Bond length = Bond strength ?

  • Thread starter Dr. Nick
  • Start date
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Bond length, Bond strength, relationship ?

Is this always true ? And why? My answer to this question would be, having larger electron density between two nuclei, thus attraction, allows them to position more closely.

But somehow I think that there could be some exceptions of this rule, maybe in molecules of heavy atoms with many subvalece orbital not allowing them to be at close range, but still having strong bonds with good overlap.

Or, if this rule is absolutely and always true, I would say that bond strength decrease as atomic number increases (throughout period system), and molecules of atoms with larger number of orbital and electrons are less stabile.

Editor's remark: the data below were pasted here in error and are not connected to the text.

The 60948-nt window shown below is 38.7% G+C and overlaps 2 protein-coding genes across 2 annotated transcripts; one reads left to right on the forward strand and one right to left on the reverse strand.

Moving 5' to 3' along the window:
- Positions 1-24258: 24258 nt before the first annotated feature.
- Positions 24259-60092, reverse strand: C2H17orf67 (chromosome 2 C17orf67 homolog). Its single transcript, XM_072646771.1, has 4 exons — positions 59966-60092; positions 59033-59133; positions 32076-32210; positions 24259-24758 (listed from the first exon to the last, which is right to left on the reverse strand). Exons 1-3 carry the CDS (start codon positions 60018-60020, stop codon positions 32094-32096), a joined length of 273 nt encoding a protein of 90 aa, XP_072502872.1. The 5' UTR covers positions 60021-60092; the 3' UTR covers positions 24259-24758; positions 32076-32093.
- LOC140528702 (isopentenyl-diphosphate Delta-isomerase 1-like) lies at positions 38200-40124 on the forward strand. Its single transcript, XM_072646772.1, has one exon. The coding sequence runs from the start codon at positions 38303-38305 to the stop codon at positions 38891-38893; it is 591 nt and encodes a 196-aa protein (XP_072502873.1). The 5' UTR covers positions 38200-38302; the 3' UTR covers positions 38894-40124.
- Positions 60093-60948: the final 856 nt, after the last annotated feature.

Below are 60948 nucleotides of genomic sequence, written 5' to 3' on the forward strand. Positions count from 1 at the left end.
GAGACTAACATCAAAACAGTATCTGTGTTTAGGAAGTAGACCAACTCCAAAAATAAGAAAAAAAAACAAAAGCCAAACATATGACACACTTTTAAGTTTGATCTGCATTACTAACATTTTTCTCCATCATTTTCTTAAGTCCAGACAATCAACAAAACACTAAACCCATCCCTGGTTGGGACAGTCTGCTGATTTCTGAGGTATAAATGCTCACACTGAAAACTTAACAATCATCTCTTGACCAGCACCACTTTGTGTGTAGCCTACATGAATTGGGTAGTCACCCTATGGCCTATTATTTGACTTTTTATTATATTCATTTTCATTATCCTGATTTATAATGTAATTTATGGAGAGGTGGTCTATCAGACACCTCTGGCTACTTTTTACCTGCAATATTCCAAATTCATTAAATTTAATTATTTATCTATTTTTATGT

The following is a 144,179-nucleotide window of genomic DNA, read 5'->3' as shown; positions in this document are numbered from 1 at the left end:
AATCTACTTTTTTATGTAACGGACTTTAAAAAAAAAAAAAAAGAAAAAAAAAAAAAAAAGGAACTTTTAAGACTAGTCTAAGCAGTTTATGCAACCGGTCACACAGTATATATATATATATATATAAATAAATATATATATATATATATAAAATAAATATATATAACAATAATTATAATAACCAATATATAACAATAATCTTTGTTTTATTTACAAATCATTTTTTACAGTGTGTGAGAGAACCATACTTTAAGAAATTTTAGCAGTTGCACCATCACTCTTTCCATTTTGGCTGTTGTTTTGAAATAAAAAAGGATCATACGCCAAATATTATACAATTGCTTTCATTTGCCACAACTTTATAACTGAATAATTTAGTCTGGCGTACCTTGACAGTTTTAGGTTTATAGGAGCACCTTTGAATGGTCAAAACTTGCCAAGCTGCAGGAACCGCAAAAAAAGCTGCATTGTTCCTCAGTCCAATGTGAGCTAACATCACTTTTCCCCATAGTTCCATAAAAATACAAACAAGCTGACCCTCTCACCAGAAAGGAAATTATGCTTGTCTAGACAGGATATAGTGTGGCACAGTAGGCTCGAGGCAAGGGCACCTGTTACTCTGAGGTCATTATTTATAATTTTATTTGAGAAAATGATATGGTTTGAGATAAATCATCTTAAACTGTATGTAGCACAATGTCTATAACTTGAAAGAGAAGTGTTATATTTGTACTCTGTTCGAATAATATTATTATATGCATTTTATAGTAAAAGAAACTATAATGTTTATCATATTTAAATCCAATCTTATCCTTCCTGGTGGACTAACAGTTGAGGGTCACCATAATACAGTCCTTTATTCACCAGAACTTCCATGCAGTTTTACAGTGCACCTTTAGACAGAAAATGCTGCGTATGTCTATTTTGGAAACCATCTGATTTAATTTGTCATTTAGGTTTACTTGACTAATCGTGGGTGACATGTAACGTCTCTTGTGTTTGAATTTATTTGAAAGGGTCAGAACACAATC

edit:i've fixed the title
... :) well i've tried
 
Last edited:

movies

Science Advisor
283
1
No, this is not always the case. Take for example F2 and Cl2; the bond lengths are 142 and 199 pm, respectively. The bond energies, however, are 158 and 243 kJ, respectively.

Another example (where one atom is kept constant) would be a C-N and a C-Cl bond. The C-N bond is 147 pm, the C-Cl, 177 pm. The energies are 308 and 330 kJ, respectively.

Data are from here.
 

Gokul43201

Staff Emeritus
Science Advisor
Gold Member
6,987
14
For anyone that is confused by the title, I'm quite sure the OP is talking about the usual inverse relationship between bond-length and bond strength.
 

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